The influence of POLST on treatment intensity at the end of life: A systematic review

Kelly C. Vranas, Wesley Plinke, Donald Bourne, Devan Kansagara, Robert Y. Lee, Erin K. Kross, Christopher Slatore, Donald R. Sullivan

Research output: Contribution to journalReview articlepeer-review

Abstract

Background: Despite its widespread implementation, it is unclear whether Physician Orders for Life-Sustaining Treatment (POLST) are safe and improve the delivery of care that patients desire. We sought to systematically review the influence of POLST on treatment intensity among patients with serious illness and/or frailty. Methods: We performed a systematic review of POLST and similar programs using MEDLINE, EMBASE, CINAHL, Cochrane Central Register of Controlled Trials, Cochrane Database for Systematic Reviews, and PsycINFO, from inception through February 28, 2020. We included adults with serious illness and/or frailty with life expectancy <1 year. Primary outcomes included place of death and receipt of high-intensity treatment (i.e., hospitalization in the last 30- and 90-days of life, ICU admission in the last 30-days of life, and number of care setting transitions in last week of life). Results: Among 104,554 patients across 20 observational studies, 27,090 had POLST. No randomized controlled trials were identified. The mean age of POLST users was 78.7 years, 55.3% were female, and 93.0% were white. The majority of POLST users (55.3%) had orders for comfort measures only. Most studies showed that, compared to full treatment orders on POLST, treatment limitations were associated with decreased in-hospital death and receipt of high-intensity treatment, particularly in pre-hospital settings. However, in the acute care setting, a sizable number of patients likely received POLST-discordant care. The overall strength of evidence was moderate based on eight retrospective cohort studies of good quality that showed a consistent, similar direction of outcomes with moderate-to-large effect sizes. Conclusion: We found moderate strength of evidence that treatment limitations on POLST may reduce treatment intensity among patients with serious illness. However, the evidence base is limited and demonstrates potential unintended consequences of POLST. We identify several important knowledge gaps that should be addressed to help maximize benefits and minimize risks of POLST.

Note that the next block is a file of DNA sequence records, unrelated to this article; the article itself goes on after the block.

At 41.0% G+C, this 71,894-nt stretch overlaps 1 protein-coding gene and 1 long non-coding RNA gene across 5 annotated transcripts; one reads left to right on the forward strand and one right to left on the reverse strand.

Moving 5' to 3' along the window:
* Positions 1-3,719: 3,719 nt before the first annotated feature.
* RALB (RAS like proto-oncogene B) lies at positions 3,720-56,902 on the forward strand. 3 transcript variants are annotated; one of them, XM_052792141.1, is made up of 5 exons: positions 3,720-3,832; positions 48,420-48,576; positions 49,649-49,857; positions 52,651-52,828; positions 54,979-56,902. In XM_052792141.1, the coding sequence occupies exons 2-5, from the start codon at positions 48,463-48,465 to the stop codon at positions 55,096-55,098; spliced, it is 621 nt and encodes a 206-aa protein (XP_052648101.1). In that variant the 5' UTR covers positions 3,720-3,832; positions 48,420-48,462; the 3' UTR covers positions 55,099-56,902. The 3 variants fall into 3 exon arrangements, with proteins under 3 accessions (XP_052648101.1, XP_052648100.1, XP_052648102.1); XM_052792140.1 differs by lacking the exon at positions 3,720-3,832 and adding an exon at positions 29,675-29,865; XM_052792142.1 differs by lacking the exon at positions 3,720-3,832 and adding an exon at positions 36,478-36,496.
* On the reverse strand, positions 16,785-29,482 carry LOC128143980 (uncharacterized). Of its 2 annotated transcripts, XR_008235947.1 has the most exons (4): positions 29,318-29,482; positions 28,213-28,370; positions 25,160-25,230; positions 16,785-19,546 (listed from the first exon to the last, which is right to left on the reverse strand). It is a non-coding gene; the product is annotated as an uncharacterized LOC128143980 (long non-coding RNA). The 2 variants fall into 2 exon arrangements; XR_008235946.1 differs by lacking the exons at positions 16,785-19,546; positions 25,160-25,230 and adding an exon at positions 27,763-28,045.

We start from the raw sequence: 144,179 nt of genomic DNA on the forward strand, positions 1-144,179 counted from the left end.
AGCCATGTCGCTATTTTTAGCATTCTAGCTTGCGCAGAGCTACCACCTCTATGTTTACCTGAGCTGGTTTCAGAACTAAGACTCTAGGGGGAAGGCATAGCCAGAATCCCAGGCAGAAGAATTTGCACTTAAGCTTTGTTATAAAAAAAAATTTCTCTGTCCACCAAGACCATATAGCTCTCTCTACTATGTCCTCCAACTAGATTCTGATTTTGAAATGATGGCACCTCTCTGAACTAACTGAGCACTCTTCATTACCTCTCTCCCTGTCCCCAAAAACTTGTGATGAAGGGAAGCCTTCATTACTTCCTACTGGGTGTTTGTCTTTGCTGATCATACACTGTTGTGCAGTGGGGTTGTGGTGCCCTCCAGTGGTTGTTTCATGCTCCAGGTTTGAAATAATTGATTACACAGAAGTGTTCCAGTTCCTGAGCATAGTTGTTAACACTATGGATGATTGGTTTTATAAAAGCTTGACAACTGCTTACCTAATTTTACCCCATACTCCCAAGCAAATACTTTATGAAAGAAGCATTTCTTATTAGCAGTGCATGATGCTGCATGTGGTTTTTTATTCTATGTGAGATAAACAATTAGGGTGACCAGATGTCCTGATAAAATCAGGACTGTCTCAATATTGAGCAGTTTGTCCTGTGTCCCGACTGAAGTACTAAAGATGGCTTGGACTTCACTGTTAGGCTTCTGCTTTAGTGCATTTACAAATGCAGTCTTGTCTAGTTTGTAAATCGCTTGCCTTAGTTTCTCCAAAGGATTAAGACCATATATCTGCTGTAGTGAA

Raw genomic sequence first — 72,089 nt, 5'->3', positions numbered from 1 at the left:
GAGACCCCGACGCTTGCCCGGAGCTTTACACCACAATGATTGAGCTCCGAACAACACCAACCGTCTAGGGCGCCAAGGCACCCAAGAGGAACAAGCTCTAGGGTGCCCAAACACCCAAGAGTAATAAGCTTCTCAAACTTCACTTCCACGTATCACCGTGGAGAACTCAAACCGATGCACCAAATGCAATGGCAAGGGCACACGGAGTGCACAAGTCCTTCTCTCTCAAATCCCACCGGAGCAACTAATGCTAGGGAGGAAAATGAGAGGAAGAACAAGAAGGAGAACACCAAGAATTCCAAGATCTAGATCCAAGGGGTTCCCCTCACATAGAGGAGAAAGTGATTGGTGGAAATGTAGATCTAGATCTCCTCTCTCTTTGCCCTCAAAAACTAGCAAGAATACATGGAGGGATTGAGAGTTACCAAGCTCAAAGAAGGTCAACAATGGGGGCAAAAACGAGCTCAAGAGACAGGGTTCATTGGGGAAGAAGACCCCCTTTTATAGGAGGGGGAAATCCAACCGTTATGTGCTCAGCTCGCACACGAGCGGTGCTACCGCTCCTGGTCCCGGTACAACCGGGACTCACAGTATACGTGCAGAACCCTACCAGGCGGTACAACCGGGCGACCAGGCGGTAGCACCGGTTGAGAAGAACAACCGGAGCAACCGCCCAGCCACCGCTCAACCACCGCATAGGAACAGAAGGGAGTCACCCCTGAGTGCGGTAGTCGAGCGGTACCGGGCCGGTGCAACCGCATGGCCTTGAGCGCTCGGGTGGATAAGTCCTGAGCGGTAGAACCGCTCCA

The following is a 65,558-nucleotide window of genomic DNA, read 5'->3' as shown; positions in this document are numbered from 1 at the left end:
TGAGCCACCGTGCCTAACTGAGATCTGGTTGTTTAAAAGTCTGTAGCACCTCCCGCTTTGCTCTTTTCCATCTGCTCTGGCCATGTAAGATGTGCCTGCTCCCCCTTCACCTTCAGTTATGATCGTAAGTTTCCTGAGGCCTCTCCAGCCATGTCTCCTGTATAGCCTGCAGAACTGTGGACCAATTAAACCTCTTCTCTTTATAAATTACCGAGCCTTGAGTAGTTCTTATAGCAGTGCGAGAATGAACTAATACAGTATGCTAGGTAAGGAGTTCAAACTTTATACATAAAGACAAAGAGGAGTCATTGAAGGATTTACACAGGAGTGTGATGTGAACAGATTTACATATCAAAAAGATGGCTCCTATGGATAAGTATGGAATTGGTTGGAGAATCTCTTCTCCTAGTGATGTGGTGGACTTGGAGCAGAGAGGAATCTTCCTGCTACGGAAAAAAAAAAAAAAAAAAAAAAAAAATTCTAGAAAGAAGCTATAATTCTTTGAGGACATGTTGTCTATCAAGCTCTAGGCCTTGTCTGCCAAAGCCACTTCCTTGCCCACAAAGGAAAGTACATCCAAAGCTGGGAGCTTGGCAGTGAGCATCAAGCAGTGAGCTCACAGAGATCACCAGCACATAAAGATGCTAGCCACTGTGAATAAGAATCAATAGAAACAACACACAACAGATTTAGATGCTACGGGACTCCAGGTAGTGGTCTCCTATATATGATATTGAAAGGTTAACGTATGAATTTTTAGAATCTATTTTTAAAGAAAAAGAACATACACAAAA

Original languageEnglish (US)
JournalJournal of the American Geriatrics Society
DOIs
StateAccepted/In press - 2021

Keywords

  • end of life care
  • Physician Orders for Life-Sustaining Treatment (POLST)
  • systematic review
  • treatment intensity

ASJC Scopus subject areas

  • Geriatrics and Gerontology

Fingerprint

Dive into the research topics of 'The influence of POLST on treatment intensity at the end of life: A systematic review'. Together they form a unique fingerprint.

Cite this